“I see skiing as the joy of playing with gravity by gliding on nature’s artwork of snow. We all live it differently, we all have different motors which drive us to go out there. Filmmakers and photographers are challenged to catch the right moment. Certain filmmakers will attempt to achieve things that are deemed by most to be too difficult and inaccessible, like capturing a full solar eclipse that can only happen once or twice in their lifetime. This film demonstrates this concept perfectly; that a dream connected to believing, to self-will and to engagement may move weather and clouds in the right moment.”

— Peter Popall, jury member.

Best Film: Mountain Environment & Natural History

From the film Hadwin's Judgement Credit: NFB

Sponsored by Vasque | $2,000

Hadwin's Judgement

  • (Canada, 2015, 88 min)
  • Director: Sasha Snow
  • Producer: Elizabeth Yake, David Allen, David Christensen, Yves Ma
  • Production Company: True West Films, Passion Pictures and The National Film Board of Canada


A spellbinding account of environmentalism, obsession and myth, Hadwin’s Judgement chronicles logging engineer and survivalist Grant Hadwin’s resolute struggle to reconcile what he regarded as an intolerable and conspiratorial affront—not just to the land, but to humanity as well.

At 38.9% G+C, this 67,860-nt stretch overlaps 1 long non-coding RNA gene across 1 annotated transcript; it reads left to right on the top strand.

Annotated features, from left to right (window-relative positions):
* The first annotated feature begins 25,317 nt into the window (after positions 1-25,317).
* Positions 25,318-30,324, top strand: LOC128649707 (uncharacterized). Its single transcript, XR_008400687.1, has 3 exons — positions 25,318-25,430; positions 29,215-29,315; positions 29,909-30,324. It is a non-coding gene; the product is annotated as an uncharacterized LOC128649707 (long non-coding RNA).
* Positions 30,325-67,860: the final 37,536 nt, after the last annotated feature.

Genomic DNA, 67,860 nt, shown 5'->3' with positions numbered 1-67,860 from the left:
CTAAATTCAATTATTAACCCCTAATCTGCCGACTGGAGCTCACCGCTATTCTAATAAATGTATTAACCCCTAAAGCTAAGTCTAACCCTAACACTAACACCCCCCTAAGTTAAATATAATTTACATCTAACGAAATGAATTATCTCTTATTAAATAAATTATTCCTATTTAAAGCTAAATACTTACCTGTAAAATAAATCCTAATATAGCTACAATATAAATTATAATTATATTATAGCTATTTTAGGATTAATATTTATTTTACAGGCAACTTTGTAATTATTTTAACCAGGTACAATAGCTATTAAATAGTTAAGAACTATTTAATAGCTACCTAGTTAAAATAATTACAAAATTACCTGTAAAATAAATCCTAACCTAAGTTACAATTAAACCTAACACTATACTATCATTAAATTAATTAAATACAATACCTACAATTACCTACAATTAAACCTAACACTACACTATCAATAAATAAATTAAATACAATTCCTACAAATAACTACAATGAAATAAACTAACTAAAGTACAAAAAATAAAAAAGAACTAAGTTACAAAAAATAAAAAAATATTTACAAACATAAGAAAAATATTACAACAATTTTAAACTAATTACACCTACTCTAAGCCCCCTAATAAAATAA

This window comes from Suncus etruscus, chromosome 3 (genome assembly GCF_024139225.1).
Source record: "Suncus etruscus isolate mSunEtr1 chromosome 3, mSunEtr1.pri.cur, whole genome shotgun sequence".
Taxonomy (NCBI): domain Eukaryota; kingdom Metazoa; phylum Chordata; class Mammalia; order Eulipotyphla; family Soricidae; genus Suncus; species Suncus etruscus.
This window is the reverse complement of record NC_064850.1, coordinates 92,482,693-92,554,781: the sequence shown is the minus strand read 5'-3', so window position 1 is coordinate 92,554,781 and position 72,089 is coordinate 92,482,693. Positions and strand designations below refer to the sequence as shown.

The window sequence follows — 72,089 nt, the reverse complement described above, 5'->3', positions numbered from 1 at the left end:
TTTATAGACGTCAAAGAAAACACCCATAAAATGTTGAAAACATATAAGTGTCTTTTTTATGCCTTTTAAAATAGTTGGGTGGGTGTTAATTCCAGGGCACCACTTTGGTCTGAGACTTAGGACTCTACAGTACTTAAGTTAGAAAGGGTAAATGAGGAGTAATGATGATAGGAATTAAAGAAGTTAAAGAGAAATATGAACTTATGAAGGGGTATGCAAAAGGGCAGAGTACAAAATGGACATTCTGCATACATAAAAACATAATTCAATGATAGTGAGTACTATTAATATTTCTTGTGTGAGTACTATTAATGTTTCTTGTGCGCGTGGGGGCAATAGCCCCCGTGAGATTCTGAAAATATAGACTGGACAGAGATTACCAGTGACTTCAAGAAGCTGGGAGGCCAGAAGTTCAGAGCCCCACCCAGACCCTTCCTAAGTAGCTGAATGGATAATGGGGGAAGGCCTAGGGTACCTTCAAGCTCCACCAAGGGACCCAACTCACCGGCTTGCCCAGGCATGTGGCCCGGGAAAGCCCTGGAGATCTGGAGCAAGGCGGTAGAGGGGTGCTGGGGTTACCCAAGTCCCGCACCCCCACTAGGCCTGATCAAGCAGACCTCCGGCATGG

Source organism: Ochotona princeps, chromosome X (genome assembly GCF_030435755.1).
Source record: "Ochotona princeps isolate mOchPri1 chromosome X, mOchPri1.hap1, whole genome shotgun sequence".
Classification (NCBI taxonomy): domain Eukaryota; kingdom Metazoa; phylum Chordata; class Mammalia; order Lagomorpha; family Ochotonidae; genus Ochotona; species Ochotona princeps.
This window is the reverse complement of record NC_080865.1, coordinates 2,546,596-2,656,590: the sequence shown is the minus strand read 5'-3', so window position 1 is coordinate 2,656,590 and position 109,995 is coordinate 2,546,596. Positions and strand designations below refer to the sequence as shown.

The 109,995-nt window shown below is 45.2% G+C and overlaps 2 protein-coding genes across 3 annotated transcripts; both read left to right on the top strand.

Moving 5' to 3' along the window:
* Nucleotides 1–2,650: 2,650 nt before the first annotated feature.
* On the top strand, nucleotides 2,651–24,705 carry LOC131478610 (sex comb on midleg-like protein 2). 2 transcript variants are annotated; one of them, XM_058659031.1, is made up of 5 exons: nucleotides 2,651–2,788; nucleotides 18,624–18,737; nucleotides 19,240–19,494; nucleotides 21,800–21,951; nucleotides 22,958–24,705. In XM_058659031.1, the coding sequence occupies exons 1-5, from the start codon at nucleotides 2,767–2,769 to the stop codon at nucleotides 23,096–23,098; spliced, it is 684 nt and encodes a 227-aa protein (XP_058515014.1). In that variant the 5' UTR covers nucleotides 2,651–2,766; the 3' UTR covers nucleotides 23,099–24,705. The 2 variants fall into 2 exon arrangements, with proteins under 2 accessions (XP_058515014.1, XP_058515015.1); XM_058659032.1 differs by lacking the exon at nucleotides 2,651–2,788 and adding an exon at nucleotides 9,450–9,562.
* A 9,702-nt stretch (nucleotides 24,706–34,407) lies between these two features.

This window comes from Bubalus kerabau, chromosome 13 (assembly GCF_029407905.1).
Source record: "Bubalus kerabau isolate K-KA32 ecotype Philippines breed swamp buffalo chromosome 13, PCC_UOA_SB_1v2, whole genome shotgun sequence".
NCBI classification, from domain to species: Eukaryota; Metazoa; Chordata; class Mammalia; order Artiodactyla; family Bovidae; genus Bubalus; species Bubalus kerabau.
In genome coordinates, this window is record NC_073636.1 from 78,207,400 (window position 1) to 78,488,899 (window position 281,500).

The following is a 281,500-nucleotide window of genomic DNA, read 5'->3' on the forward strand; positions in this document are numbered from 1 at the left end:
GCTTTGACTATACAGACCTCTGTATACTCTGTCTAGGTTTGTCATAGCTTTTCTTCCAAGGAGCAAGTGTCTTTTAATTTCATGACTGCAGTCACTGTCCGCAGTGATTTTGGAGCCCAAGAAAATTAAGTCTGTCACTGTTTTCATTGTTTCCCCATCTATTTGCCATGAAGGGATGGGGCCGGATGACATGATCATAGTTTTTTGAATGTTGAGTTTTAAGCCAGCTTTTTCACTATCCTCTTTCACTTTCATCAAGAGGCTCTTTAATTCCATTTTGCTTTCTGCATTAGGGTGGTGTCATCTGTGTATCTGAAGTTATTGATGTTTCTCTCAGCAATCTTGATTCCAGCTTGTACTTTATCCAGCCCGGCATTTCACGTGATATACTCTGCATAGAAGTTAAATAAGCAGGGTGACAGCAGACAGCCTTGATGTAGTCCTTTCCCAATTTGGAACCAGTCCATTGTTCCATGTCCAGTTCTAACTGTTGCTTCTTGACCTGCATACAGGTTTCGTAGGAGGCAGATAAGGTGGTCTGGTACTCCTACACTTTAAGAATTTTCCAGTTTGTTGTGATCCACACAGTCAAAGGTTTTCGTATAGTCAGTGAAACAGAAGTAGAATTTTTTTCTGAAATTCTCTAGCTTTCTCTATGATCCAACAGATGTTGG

“The transformative nature of film and its ability to articulate an idea in a way no other medium can is just one of many reasons why we chose this film. It is a celebration of ideals and activism, and of oppositional forces that alter the face of our last wild places. It is an examination of the duplicitous nature of human kind, our insatiable consumption of natural resources, our agonizing struggle with the resulting impact, and the realization that only thru an act so violent and brazen, can we awaken to the social changes we need to make. I know…I know…that’s a lot of big words…I exhausted my entire vocabulary. Really at the heart of it, this is just a great film.”

— Cory Richards, jury member.

Best Short Mountain Film

From the film The Important Places Credit: Forest Woodward

From the film The Important Places © Forest Woodward

Sponsored by The North Face | $2,000

The Important Places

  • (USA, 2015, 9 min)
  • Director/Producer: Gnarly Bay, Forest Woodward


Using a mix of old 16mm footage and new visuals, a son rediscovers the necessity of returning to and protecting “the important places” in our lives.